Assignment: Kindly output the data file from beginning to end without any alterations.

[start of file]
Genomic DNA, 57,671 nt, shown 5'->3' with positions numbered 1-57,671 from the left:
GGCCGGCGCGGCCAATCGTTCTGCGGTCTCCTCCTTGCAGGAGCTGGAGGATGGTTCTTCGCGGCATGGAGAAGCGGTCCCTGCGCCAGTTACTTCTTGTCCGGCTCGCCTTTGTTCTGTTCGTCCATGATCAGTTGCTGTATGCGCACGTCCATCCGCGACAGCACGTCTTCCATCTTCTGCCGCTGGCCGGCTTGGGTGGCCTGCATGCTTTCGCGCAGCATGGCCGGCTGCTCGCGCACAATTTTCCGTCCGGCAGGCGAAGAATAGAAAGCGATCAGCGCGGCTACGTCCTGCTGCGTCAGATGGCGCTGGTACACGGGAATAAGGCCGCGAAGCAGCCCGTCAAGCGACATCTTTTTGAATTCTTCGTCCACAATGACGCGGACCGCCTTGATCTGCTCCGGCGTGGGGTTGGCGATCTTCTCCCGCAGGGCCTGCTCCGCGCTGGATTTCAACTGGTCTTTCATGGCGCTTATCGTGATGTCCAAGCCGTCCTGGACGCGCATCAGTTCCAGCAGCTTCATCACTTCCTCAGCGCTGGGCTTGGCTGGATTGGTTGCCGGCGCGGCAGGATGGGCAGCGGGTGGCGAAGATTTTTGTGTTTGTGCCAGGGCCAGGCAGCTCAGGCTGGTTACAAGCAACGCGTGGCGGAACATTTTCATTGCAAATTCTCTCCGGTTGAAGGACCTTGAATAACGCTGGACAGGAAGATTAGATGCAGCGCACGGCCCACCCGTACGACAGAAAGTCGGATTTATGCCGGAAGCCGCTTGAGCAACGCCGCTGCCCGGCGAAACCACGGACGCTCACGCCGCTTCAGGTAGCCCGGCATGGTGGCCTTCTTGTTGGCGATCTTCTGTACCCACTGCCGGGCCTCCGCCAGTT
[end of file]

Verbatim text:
Genomic DNA, 57,671 nt, shown 5'->3' with positions numbered 1-57,671 from the left:
GGCCGGCGCGGCCAATCGTTCTGCGGTCTCCTCCTTGCAGGAGCTGGAGGATGGTTCTTCGCGGCATGGAGAAGCGGTCCCTGCGCCAGTTACTTCTTGTCCGGCTCGCCTTTGTTCTGTTCGTCCATGATCAGTTGCTGTATGCGCACGTCCATCCGCGACAGCACGTCTTCCATCTTCTGCCGCTGGCCGGCTTGGGTGGCCTGCATGCTTTCGCGCAGCATGGCCGGCTGCTCGCGCACAATTTTCCGTCCGGCAGGCGAAGAATAGAAAGCGATCAGCGCGGCTACGTCCTGCTGCGTCAGATGGCGCTGGTACACGGGAATAAGGCCGCGAAGCAGCCCGTCAAGCGACATCTTTTTGAATTCTTCGTCCACAATGACGCGGACCGCCTTGATCTGCTCCGGCGTGGGGTTGGCGATCTTCTCCCGCAGGGCCTGCTCCGCGCTGGATTTCAACTGGTCTTTCATGGCGCTTATCGTGATGTCCAAGCCGTCCTGGACGCGCATCAGTTCCAGCAGCTTCATCACTTCCTCAGCGCTGGGCTTGGCTGGATTGGTTGCCGGCGCGGCAGGATGGGCAGCGGGTGGCGAAGATTTTTGTGTTTGTGCCAGGGCCAGGCAGCTCAGGCTGGTTACAAGCAACGCGTGGCGGAACATTTTCATTGCAAATTCTCTCCGGTTGAAGGACCTTGAATAACGCTGGACAGGAAGATTAGATGCAGCGCACGGCCCACCCGTACGACAGAAAGTCGGATTTATGCCGGAAGCCGCTTGAGCAACGCCGCTGCCCGGCGAAACCACGGACGCTCACGCCGCTTCAGGTAGCCCGGCATGGTGGCCTTCTTGTTGGCGATCTTCTGTACCCACTGCCGGGCCTCCGCCAGTT